Military looking into chance that plague virus may have been ‘mishandled’

VLUU L200  / Samsung L200
VLUU L200 / Samsung L200

Forget about much the ballyhooed Zombie Apocalypse that film and television producers have romanticized to the point of becoming a cultural phenomenon. The American people may find themselves busy just dealing with a standard, run of the mill apocalypse that could kill millions.

As reported by Catherine E. Shoichet and Ross Levitt of CNN, and also by the Reuters news service via the new media portal, both on Sept. 10, 2015, the Department of Defense (DoD) is still reeling from the discovery of live anthrax spores mistakenly shipped from Utah’s Dugway Proving Ground to 20 states and the District of Columbia, to include Japan, Great Britain, South Korea, Australia, Canada, Italy and Germany. Now it’s coming to light that the DoD’s Edgewood Chemical Biological Center in Maryland is being investigated for “mishandling” a strain of Yersinia pestis, the killer bacterium that causes the plague.

In the latest investigation of the procedures at the Edgewood Center, inspectors assigned to the Center for Disease Control (CDC) discovered a sample of Yersinia pestis not in an authorized containment area, but rather in a freezer outside of the  containment area. Pentagon spokesman Peter Cook stated to the press, “That’s the scientific work that’s being done at this particular time determining exactly what happened there and whether or not, again, there was mislabeling.”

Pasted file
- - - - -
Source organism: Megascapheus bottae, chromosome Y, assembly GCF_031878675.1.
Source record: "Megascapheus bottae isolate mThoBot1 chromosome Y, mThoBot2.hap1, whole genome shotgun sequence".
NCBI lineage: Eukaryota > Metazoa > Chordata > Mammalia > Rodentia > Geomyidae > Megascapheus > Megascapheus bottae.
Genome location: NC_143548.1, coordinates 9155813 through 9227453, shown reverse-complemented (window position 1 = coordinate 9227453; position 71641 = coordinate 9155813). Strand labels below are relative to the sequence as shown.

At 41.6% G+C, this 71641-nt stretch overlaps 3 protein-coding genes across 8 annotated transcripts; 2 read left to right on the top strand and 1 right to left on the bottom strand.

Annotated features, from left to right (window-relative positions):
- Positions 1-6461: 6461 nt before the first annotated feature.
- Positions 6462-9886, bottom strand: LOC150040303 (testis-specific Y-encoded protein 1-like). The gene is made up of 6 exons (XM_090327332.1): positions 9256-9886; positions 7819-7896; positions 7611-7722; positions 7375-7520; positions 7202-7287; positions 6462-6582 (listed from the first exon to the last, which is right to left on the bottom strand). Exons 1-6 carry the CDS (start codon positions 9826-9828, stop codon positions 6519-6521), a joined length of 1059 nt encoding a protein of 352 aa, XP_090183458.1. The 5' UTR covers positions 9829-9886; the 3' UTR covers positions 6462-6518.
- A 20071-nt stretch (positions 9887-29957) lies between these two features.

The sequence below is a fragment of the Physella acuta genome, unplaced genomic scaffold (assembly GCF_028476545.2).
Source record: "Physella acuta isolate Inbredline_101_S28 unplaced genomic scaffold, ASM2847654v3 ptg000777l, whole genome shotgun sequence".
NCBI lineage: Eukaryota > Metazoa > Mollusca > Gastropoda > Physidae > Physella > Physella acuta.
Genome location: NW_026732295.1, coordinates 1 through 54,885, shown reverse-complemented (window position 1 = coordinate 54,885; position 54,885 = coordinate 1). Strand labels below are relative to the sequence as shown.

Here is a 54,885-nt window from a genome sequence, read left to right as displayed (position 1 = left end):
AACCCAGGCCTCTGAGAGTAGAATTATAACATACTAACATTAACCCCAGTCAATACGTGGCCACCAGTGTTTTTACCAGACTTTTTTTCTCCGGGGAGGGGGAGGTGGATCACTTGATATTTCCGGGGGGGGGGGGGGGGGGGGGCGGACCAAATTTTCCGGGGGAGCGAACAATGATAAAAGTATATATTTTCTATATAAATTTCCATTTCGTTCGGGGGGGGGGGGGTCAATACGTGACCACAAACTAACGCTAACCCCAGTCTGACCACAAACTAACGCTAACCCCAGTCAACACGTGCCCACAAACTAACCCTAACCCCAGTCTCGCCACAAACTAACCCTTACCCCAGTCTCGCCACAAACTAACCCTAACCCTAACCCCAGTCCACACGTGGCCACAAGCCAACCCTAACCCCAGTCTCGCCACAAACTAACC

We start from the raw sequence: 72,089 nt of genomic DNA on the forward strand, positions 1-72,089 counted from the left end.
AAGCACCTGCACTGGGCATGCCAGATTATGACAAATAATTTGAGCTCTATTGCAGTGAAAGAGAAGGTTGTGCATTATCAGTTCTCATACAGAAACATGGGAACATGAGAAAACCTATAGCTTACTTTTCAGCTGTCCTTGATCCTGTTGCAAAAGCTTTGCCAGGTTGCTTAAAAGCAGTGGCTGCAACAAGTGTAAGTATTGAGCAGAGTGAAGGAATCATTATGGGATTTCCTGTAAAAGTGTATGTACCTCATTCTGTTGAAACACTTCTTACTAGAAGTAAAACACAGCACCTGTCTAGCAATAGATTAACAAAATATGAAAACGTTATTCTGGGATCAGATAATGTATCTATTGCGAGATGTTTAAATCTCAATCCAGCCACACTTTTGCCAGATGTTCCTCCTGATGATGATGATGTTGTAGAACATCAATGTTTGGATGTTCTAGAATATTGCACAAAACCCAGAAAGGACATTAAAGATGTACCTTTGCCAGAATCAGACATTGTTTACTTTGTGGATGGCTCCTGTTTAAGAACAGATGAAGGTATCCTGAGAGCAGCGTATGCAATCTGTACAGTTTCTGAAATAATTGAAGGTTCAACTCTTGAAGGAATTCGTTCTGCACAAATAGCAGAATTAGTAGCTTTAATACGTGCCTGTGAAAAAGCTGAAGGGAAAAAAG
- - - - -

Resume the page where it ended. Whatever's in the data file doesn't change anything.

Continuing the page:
In the meantime, investigators looked into the possibility whether the sample posed an “infectious threat,” according to Cook. It was eventually disclosed that Army tests found the batch of the plague was not infectious.

Investigators are also checking into whether samples of equine encephalitis were labeled properly in the official government handling logs. Equine encephalitis is a family of horse diseases which manifests itself by an often deadly inflammation of the brain. According to the Center for Disease Control’s official website, the sickness originates in horses, then passed onto birds via mosquitoes. According to the CDC, “Transmission to humans requires mosquito species capable of creating a ‘bridge’ between infected birds and uninfected mammals…”

The website also states that the disease is most often found in regions with freshwater hardwood swamps. “Florida, Georgia, Massachusetts, and New Jersey typically have the largest number of cases. [Equine encephalitis] transmission is most common in and around freshwater hardwood swamps in the Atlantic and Gulf Coast states and the Great Lakes region.”

The CDC also made clear that the human mortality rate is approximately 33 percent. Many of those who survive will have mild to severe permanent neurological damage for the remainder of their lives. Furthermore, there is no specific antiviral treatment for infections available at the present time.  Other than hospitalization and standard diagnostics test, victims should also receive “supportive treatment.”